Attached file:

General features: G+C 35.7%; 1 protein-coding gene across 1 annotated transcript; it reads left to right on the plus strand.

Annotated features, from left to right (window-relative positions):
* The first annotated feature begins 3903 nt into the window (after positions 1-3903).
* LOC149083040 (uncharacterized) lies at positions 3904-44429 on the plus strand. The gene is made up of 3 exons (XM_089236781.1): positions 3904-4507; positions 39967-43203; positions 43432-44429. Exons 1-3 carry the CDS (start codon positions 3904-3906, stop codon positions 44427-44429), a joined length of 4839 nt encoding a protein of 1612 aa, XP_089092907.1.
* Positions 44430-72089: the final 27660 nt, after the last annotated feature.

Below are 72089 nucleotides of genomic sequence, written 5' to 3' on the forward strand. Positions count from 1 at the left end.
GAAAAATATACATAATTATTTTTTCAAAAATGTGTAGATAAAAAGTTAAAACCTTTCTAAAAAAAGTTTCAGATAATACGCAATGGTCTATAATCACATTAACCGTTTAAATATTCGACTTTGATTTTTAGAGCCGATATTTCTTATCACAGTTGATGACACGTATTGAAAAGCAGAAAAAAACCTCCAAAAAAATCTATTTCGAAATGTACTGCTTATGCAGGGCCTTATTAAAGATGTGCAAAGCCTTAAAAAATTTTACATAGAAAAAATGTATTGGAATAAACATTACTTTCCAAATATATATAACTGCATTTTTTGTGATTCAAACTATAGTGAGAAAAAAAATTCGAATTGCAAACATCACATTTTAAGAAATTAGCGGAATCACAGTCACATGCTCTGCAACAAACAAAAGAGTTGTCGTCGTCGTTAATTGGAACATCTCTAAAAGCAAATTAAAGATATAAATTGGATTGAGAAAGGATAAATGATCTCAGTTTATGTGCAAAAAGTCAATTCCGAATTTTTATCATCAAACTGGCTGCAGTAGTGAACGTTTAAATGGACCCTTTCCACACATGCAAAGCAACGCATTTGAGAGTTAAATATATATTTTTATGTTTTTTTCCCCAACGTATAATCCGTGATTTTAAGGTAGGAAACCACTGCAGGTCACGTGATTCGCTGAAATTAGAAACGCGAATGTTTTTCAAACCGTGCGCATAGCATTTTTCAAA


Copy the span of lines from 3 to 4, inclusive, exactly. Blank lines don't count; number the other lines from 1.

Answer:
* The first annotated feature begins 3903 nt into the window (after positions 1-3903).
* LOC149083040 (uncharacterized) lies at positions 3904-44429 on the plus strand. The gene is made up of 3 exons (XM_089236781.1): positions 3904-4507; positions 39967-43203; positions 43432-44429. Exons 1-3 carry the CDS (start codon positions 3904-3906, stop codon positions 44427-44429), a joined length of 4839 nt encoding a protein of 1612 aa, XP_089092907.1.